Anabolic and Catabolic Debt

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The ‘Liberty Street’ blog of the Federal Reserve Bank of New York has a 5-2-12 posting on debt in the United States, just as Professor Pettis has a posting on his ‘China Financial Markets’ blog from Beijing University about debt in China. While they both are cautionary tales about the debt loads in the respective countries, other expert economists, such as Nobel laureate in Economics Dr. Paul Krugman of Princeton, argue for more debt in order to stimulate our stagnant economy.

Who is correct? U.S. debt hit 100% of GDP three months ago; is more debt better, or worse, for economic growth? Japan is buried in two decades of stagnant growth with debt loads at more than 200% of GDP, and Greece is bankrupt with debt at 180% of GDP. Yet the Krugman/Keynesian ideo/theology of Fabian socialism calls for an increase in U.S. government debt to 130% of GDP in order to finance greater growth.

The little-mentioned key factor in the debt debates is the necessity of a positive return on the debt. So long as the yield on the debt-financed project is greater than the interest rate on the debt instrument, the positive return justifies incurring the debt. However, whenever the yield from the debt-financed investment is less than the interest rate on the debt, then incurring the debt was a mistake and we are engaged in ”death spiral” economics.

Ten-year Treasuries are at 2%. So anytime the U.S. government borrows at 2% and does not make at least 2% on the assets it financed with the debt, it spirals into impoverishment. All any taxpayer has to ask of any proposal to finanace or expand their government is: ‘Are we incurring debt to finance this government expenditure, and if debt is being used then what is both the yield and cost of the debt?’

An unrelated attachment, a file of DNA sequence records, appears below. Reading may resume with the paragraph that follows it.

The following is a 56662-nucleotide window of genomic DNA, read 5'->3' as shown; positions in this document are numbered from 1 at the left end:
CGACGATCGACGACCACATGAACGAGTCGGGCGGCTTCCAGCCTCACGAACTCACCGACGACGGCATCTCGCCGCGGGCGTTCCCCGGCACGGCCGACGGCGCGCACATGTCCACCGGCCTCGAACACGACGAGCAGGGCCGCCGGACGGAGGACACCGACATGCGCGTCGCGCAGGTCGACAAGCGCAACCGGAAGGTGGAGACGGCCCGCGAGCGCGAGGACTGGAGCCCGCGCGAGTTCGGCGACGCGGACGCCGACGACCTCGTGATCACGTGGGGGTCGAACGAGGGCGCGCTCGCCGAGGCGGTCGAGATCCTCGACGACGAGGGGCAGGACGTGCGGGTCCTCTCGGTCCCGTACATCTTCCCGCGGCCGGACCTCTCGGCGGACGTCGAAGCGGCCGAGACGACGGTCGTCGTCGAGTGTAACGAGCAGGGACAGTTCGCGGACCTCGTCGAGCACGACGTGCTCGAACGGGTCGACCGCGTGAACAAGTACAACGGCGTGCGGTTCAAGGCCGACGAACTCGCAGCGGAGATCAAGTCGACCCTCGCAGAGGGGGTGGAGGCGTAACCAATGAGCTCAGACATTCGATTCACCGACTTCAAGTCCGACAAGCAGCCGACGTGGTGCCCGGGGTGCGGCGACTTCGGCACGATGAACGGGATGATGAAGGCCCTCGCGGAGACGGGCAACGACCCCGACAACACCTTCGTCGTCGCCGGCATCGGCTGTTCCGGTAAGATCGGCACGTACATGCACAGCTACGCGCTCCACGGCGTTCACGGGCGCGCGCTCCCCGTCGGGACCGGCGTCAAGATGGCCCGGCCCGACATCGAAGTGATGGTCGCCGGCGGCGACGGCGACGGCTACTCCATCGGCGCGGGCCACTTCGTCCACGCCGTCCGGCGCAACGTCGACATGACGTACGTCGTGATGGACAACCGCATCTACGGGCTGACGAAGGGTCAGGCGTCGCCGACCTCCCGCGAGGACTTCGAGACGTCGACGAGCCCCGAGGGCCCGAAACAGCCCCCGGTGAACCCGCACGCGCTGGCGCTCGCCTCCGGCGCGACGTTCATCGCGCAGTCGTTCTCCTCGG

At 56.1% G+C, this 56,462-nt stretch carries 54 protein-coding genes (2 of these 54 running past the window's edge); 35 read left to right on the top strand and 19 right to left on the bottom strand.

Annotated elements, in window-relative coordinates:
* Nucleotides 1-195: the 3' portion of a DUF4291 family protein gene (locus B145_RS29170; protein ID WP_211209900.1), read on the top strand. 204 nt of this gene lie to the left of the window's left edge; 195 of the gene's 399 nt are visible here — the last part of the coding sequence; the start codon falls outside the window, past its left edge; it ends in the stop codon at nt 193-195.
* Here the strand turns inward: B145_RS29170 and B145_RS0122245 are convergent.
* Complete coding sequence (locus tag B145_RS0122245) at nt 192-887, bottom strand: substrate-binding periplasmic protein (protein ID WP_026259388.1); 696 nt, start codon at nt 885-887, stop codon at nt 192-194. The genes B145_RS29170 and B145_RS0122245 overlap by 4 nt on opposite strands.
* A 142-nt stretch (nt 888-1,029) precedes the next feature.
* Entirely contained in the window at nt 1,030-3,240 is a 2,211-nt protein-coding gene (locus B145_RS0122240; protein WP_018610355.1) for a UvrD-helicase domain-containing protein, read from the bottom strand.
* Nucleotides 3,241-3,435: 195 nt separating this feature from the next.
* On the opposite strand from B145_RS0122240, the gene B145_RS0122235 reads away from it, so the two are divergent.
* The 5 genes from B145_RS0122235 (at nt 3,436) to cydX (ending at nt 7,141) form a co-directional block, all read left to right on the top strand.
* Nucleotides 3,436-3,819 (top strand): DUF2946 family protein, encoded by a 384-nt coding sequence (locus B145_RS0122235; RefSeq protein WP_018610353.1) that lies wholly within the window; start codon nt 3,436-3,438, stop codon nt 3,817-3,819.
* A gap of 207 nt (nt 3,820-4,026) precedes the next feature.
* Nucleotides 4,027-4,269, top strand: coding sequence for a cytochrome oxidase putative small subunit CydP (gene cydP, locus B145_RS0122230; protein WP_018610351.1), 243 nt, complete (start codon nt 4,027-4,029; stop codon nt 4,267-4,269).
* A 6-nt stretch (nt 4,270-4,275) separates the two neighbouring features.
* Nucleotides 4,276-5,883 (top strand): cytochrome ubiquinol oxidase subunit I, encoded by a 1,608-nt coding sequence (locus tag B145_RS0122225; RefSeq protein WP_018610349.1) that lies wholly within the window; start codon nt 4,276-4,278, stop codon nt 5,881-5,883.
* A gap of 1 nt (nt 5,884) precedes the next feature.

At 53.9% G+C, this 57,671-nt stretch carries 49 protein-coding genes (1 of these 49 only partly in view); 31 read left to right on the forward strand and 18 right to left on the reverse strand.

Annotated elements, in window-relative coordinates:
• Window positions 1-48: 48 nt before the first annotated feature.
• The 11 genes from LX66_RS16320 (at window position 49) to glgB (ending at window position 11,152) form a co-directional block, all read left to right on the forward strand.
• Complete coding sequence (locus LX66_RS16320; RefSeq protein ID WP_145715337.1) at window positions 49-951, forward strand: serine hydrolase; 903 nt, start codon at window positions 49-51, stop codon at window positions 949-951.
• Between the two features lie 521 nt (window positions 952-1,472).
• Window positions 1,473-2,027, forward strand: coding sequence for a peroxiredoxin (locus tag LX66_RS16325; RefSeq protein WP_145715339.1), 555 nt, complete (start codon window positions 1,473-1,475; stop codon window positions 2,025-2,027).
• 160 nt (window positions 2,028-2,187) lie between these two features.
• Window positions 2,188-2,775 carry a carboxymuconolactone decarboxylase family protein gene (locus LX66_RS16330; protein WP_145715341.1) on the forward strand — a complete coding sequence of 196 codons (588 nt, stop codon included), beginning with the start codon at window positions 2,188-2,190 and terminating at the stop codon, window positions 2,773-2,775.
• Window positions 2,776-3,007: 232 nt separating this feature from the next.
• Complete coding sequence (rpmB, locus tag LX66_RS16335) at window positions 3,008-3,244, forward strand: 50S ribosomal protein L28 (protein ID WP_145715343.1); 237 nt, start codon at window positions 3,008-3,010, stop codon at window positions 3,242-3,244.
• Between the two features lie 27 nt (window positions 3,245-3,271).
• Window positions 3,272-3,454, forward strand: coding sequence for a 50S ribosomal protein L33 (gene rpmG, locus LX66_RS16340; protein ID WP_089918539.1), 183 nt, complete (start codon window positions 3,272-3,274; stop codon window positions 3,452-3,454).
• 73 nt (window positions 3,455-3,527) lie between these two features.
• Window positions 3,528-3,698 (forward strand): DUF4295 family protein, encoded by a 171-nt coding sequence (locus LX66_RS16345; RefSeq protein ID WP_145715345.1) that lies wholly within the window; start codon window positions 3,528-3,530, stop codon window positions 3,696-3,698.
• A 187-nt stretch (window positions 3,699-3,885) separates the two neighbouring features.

They can tell us the cost. They never tell us the yield, because there is rarely any quantifiable yield in excess of the cost for a government which has no profit-motive. Remember, profit, among other things, is a measure of efficiency. So, we steadily go more broke by borrowing money in order to finance non-profitable government projects.

When does a government go bust from too much debt? Never, because they can print money. When does an economy go bust from too much government debt? Consensus seems to be: around 60% of GDP. To be on the safe side, the DuoFreedomists recommend 30% during peace-time, and otherwise the debt should have a verifiable positive yield. If you are going to finance greater growth using debt, then factually demonstrate the greater growth!